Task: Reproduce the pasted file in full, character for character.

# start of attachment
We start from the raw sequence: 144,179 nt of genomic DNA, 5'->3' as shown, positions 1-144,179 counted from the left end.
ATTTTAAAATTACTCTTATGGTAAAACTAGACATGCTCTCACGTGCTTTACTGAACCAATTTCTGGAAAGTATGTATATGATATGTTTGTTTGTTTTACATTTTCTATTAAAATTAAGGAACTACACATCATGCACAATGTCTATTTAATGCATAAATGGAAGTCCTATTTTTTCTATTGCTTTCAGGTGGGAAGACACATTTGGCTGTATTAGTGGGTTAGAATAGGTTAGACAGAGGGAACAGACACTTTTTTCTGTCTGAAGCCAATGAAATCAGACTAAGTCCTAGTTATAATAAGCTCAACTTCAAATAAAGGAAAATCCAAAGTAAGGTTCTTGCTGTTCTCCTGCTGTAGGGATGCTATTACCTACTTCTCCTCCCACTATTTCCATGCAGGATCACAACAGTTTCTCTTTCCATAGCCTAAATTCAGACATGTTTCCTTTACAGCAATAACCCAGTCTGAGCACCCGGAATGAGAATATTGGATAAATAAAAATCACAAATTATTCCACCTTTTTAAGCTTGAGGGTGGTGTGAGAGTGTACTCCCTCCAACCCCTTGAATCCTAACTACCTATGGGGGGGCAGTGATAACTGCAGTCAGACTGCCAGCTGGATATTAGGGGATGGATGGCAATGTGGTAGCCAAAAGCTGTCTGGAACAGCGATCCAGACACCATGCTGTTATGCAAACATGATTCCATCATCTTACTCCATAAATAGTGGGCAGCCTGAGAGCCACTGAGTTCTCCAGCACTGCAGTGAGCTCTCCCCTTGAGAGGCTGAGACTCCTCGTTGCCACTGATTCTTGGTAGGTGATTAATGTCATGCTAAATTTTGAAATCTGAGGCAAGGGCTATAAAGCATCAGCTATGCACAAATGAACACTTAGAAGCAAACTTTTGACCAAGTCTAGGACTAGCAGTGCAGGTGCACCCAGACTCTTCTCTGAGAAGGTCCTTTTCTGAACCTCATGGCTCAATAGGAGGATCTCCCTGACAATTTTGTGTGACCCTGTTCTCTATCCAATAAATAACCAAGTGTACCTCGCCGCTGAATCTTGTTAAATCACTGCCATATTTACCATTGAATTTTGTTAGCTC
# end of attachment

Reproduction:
We start from the raw sequence: 144,179 nt of genomic DNA, 5'->3' as shown, positions 1-144,179 counted from the left end.
ATTTTAAAATTACTCTTATGGTAAAACTAGACATGCTCTCACGTGCTTTACTGAACCAATTTCTGGAAAGTATGTATATGATATGTTTGTTTGTTTTACATTTTCTATTAAAATTAAGGAACTACACATCATGCACAATGTCTATTTAATGCATAAATGGAAGTCCTATTTTTTCTATTGCTTTCAGGTGGGAAGACACATTTGGCTGTATTAGTGGGTTAGAATAGGTTAGACAGAGGGAACAGACACTTTTTTCTGTCTGAAGCCAATGAAATCAGACTAAGTCCTAGTTATAATAAGCTCAACTTCAAATAAAGGAAAATCCAAAGTAAGGTTCTTGCTGTTCTCCTGCTGTAGGGATGCTATTACCTACTTCTCCTCCCACTATTTCCATGCAGGATCACAACAGTTTCTCTTTCCATAGCCTAAATTCAGACATGTTTCCTTTACAGCAATAACCCAGTCTGAGCACCCGGAATGAGAATATTGGATAAATAAAAATCACAAATTATTCCACCTTTTTAAGCTTGAGGGTGGTGTGAGAGTGTACTCCCTCCAACCCCTTGAATCCTAACTACCTATGGGGGGGCAGTGATAACTGCAGTCAGACTGCCAGCTGGATATTAGGGGATGGATGGCAATGTGGTAGCCAAAAGCTGTCTGGAACAGCGATCCAGACACCATGCTGTTATGCAAACATGATTCCATCATCTTACTCCATAAATAGTGGGCAGCCTGAGAGCCACTGAGTTCTCCAGCACTGCAGTGAGCTCTCCCCTTGAGAGGCTGAGACTCCTCGTTGCCACTGATTCTTGGTAGGTGATTAATGTCATGCTAAATTTTGAAATCTGAGGCAAGGGCTATAAAGCATCAGCTATGCACAAATGAACACTTAGAAGCAAACTTTTGACCAAGTCTAGGACTAGCAGTGCAGGTGCACCCAGACTCTTCTCTGAGAAGGTCCTTTTCTGAACCTCATGGCTCAATAGGAGGATCTCCCTGACAATTTTGTGTGACCCTGTTCTCTATCCAATAAATAACCAAGTGTACCTCGCCGCTGAATCTTGTTAAATCACTGCCATATTTACCATTGAATTTTGTTAGCTC